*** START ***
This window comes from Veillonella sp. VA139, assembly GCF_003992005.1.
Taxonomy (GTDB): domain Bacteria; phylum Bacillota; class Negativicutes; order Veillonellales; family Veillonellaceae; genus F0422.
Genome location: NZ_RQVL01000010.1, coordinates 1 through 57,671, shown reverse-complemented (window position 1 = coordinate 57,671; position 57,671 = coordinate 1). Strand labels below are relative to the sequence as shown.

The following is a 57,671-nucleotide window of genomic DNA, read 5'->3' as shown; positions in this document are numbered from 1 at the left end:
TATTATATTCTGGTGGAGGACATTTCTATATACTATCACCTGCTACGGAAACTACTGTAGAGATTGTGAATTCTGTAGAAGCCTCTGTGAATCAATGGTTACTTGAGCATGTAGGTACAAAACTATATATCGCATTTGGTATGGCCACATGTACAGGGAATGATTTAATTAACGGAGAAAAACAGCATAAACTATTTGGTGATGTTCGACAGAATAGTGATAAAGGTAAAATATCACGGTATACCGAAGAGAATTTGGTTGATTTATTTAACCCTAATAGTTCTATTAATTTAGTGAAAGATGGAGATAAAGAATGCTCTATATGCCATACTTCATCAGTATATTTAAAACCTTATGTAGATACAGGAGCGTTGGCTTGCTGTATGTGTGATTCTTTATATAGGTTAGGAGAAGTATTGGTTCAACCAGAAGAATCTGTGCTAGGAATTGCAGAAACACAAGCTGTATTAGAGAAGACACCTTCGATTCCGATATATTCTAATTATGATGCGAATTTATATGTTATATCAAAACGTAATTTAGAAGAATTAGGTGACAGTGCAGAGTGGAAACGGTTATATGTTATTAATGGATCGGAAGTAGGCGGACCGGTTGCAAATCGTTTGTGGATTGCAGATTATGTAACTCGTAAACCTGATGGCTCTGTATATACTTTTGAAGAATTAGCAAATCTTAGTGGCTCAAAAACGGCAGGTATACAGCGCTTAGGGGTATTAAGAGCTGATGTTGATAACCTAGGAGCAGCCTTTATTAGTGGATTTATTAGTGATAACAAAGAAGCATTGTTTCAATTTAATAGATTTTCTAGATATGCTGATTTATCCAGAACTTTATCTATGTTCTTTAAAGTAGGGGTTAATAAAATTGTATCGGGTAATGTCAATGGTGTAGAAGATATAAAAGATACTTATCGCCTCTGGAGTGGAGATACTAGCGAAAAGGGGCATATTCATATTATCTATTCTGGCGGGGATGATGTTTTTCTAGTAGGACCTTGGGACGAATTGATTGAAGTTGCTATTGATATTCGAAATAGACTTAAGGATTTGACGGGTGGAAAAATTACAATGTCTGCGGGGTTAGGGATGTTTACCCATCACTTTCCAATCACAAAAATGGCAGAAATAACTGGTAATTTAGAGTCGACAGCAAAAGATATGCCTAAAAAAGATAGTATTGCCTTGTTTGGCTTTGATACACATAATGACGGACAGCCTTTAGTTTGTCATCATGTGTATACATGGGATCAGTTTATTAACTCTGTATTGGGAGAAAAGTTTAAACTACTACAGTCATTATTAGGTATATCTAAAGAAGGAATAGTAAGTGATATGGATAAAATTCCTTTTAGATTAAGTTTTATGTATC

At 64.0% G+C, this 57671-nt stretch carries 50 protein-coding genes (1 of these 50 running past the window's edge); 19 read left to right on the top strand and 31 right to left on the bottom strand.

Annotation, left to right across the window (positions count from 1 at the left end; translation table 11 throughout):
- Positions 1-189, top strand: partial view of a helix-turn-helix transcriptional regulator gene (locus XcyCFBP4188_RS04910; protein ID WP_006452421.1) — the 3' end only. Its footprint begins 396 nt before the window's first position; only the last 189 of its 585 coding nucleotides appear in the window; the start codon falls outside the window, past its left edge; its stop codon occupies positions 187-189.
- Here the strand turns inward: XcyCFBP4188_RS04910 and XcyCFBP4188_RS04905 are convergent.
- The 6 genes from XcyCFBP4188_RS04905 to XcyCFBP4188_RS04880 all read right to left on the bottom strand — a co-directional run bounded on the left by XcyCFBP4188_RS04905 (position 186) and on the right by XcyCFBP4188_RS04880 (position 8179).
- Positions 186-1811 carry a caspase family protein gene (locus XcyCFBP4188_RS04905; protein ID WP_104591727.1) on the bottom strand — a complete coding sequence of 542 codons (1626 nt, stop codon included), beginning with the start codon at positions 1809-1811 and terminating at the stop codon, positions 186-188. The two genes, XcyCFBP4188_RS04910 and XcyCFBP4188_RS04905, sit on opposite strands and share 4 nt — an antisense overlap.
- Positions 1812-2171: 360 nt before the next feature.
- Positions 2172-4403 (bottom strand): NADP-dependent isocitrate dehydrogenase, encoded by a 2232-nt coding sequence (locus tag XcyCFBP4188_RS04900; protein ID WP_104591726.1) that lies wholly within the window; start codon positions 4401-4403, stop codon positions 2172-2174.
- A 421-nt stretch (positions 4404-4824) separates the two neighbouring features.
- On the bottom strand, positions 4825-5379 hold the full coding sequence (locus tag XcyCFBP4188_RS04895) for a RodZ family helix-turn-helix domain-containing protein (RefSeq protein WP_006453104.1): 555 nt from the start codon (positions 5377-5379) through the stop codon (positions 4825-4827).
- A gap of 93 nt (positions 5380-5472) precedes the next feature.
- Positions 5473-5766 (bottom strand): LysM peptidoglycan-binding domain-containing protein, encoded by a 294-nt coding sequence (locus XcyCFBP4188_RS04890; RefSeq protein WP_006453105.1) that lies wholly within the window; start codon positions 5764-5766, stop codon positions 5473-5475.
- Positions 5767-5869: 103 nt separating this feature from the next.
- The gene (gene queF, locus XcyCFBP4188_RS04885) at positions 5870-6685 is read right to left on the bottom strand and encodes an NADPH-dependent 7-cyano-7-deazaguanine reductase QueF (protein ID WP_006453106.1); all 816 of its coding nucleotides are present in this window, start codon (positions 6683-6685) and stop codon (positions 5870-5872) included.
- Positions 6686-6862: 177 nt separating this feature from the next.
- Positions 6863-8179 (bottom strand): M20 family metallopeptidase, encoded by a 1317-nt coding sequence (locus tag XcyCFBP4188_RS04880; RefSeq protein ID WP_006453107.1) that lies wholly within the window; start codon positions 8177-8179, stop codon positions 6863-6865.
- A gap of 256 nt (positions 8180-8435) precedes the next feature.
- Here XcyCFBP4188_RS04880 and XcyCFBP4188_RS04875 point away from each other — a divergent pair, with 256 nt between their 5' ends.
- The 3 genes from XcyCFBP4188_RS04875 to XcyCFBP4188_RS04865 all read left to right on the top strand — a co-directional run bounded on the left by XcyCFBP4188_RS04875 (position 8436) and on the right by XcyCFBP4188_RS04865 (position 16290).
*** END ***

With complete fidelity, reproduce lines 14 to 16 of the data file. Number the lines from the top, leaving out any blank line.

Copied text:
- A 421-nt stretch (positions 4404-4824) separates the two neighbouring features.
- On the bottom strand, positions 4825-5379 hold the full coding sequence (locus tag XcyCFBP4188_RS04895) for a RodZ family helix-turn-helix domain-containing protein (RefSeq protein WP_006453104.1): 555 nt from the start codon (positions 5377-5379) through the stop codon (positions 4825-4827).
- A gap of 93 nt (positions 5380-5472) precedes the next feature.